Australian Wildlife Conservancy
Australian Wildlife Conservancy (AWC) is Australia’s leading private (non-profit) conservation organisation:
AWC owns and manages more land for conservation than any other non-government organisation: 3 million hectares (7.5 million acres).
AWC protects more species – and more threatened species – than any other non-government conservation organisation including 86% of all bird species and 71% of all Australian mammal species.
AWC is recognised as a leader in the delivery of practical, large-scale conservation programs including fire management and feral animal control.
Friends of Australian Wildlife Conservancy has delivered important support for a range of projects implemented by Australian Wildlife Conservancy including:
Pungalina-Seven Emu Wildlife Sanctuary: Covering over 750,000 acres, Pungalina-Seven Emu is an important refuge for the declining wildlife of the Gulf of Carpentaria, protecting nearly 50 mammal species, over 190 bird species and 100 reptiles. Friends of Australian Wildlife Conservancy made a substantial grant to assist in the acquisition and management of Pungalina-Seven Emu.
Mornington-Marion Downs Wildlife Sanctuary: Mornington-Marion Downs is one of northern Australia’s most important conservation areas, protecting over 1.4 million acres of the central Kimberley in north-western Australia. Incorporating spectacular sandstone escarpments, mighty tropical rivers and vast savannah woodlands, Mornington-Marion Downs is home to threatened species such as the Gouldian Finch, the Northern Quoll and the Purple-crowned Fairy-wren. Friends of Australian Wildlife Conservancy provided a major grant to assist with the acquisition and management of the Marion Downs section of the sanctuary.
Other grants to Australian Wildlife Conservancy have assisted with the management of the Artesian Range; the reintroduction of iconic threatened mammals such as the Bilby and the Numbat at Scotia Wildlife Sanctuary; and the conservation of the 1.6 million acre Kalamurina Wildlife Sanctuary incorporating the north shore of Australia’s largest lake (Lake Eyre).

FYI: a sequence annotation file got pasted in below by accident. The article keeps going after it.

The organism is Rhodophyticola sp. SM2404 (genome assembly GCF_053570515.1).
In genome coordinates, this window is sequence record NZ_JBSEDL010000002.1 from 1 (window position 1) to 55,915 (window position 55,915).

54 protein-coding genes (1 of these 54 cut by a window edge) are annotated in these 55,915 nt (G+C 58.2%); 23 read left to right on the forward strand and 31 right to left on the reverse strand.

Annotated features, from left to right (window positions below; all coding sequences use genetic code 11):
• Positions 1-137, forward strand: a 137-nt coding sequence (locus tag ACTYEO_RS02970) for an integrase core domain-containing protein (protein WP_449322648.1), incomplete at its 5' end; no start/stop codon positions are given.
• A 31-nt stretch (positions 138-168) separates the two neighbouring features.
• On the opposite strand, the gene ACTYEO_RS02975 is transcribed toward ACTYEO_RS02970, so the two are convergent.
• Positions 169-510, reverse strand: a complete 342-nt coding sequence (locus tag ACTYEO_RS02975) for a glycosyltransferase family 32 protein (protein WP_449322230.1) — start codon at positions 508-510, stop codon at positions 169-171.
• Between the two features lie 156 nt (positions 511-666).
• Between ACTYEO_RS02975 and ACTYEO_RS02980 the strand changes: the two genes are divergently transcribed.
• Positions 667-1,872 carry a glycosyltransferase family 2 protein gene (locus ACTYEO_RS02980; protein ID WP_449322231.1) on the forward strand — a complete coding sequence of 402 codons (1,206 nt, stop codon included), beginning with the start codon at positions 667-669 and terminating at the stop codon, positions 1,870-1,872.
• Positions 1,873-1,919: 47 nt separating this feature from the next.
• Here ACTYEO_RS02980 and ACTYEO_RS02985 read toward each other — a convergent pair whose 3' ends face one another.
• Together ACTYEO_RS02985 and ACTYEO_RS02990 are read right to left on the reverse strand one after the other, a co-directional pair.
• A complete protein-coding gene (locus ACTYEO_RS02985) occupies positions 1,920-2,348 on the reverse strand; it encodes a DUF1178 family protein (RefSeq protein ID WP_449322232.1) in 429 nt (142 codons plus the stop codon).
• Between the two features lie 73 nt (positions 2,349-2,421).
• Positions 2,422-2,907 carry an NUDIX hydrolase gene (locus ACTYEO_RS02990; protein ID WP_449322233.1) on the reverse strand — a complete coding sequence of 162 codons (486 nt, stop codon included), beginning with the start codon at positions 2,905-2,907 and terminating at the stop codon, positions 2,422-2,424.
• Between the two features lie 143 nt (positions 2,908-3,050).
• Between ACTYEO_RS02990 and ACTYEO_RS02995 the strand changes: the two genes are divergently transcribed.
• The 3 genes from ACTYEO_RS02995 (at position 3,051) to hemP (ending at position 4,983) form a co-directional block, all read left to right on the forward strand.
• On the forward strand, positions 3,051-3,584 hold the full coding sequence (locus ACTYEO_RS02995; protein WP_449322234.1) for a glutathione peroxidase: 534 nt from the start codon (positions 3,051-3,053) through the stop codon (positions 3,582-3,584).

University of Tasmania Foundation Inc
The Tasmanian devil is the world's largest surviving carnivorous marsupial. Traditionally their numbers were controlled by food availability, competition from other devils and quolls, loss of habitat and hunting, but sadly their greatest recent threat is the Devil Facial Tumor Disease (DFTD) - a fatal cancer around the mouth and head. The Tasmanian devil is now listed as an endangered species under Australia's federal biodiversity legislation.
Friends of Australian Wildlife Conservancy provided support for the upgrade of the Tasmanian devil animal enclosure that protects the 'insurance population' of devils at Cressy, Tasmania.
In 2012, Friends of Australian Wildlife Conservancy contributed towards the Perth Zoo's Native Species Breeding Program. This funding supported the captive breeding and rearing of four Western Australian native species; Numbat, Dibbler, the White-bellied frog and the Orange-bellied frog.
Friends of Australian Wildlife Conservancy provides support to Australian organizations, such as Australian Wildlife Conservancy, that have a track record of conservation success and focus on practical, on-ground action, world-class science and measurable results.
Covering 262,000 hectares, and located near the intersection of three central Australian bioregions, Newhaven Wildlife Sanctuary is one of Australia’s largest non-government protected areas.
The scenery at Newhaven is spectacular: dramatic quartzite mountains overlook extensive parallel sand dunes and shimmering salt lakes and clay pans. Decorated by mulga woodlands, rich spinifex sandplains and large areas of bloodwood and desert oak, Newhaven is also a hotspot for the wildlife of central Australia. Threatened species include the Black-footed Rock-wallaby, the Brush-tailed Mulgara and an important population of the Great Desert Skink.